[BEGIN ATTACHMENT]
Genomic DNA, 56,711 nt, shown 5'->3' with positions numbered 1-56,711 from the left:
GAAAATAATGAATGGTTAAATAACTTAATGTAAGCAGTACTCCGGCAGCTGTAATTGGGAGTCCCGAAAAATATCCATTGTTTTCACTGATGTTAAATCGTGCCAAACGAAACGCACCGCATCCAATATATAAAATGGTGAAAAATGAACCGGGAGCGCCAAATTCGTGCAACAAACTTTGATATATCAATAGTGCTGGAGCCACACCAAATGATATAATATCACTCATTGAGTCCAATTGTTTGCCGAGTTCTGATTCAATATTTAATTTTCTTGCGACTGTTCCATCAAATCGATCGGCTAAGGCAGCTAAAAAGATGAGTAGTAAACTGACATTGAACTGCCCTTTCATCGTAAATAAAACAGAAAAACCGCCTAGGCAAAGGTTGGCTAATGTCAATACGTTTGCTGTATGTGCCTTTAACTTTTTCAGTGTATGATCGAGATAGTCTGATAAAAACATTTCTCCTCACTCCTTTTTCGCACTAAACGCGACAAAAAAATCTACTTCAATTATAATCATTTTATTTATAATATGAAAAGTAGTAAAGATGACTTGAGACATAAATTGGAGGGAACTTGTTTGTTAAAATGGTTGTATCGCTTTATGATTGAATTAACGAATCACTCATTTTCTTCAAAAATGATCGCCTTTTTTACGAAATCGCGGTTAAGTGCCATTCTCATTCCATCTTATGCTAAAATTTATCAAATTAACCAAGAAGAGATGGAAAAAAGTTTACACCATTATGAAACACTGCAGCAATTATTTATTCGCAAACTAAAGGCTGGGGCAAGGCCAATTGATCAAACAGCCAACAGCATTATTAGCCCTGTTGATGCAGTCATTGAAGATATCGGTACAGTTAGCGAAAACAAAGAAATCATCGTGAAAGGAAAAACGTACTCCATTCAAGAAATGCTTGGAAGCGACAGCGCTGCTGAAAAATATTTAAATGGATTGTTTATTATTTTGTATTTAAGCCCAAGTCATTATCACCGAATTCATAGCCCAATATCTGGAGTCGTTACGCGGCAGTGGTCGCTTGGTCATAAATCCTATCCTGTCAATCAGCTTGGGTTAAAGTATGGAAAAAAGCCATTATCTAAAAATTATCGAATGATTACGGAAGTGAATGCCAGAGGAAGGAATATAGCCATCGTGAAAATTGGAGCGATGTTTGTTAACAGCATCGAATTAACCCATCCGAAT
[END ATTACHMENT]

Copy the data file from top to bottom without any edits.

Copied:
Genomic DNA, 56,711 nt, shown 5'->3' with positions numbered 1-56,711 from the left:
GAAAATAATGAATGGTTAAATAACTTAATGTAAGCAGTACTCCGGCAGCTGTAATTGGGAGTCCCGAAAAATATCCATTGTTTTCACTGATGTTAAATCGTGCCAAACGAAACGCACCGCATCCAATATATAAAATGGTGAAAAATGAACCGGGAGCGCCAAATTCGTGCAACAAACTTTGATATATCAATAGTGCTGGAGCCACACCAAATGATATAATATCACTCATTGAGTCCAATTGTTTGCCGAGTTCTGATTCAATATTTAATTTTCTTGCGACTGTTCCATCAAATCGATCGGCTAAGGCAGCTAAAAAGATGAGTAGTAAACTGACATTGAACTGCCCTTTCATCGTAAATAAAACAGAAAAACCGCCTAGGCAAAGGTTGGCTAATGTCAATACGTTTGCTGTATGTGCCTTTAACTTTTTCAGTGTATGATCGAGATAGTCTGATAAAAACATTTCTCCTCACTCCTTTTTCGCACTAAACGCGACAAAAAAATCTACTTCAATTATAATCATTTTATTTATAATATGAAAAGTAGTAAAGATGACTTGAGACATAAATTGGAGGGAACTTGTTTGTTAAAATGGTTGTATCGCTTTATGATTGAATTAACGAATCACTCATTTTCTTCAAAAATGATCGCCTTTTTTACGAAATCGCGGTTAAGTGCCATTCTCATTCCATCTTATGCTAAAATTTATCAAATTAACCAAGAAGAGATGGAAAAAAGTTTACACCATTATGAAACACTGCAGCAATTATTTATTCGCAAACTAAAGGCTGGGGCAAGGCCAATTGATCAAACAGCCAACAGCATTATTAGCCCTGTTGATGCAGTCATTGAAGATATCGGTACAGTTAGCGAAAACAAAGAAATCATCGTGAAAGGAAAAACGTACTCCATTCAAGAAATGCTTGGAAGCGACAGCGCTGCTGAAAAATATTTAAATGGATTGTTTATTATTTTGTATTTAAGCCCAAGTCATTATCACCGAATTCATAGCCCAATATCTGGAGTCGTTACGCGGCAGTGGTCGCTTGGTCATAAATCCTATCCTGTCAATCAGCTTGGGTTAAAGTATGGAAAAAAGCCATTATCTAAAAATTATCGAATGATTACGGAAGTGAATGCCAGAGGAAGGAATATAGCCATCGTGAAAATTGGAGCGATGTTTGTTAACAGCATCGAATTAACCCATCCGAAT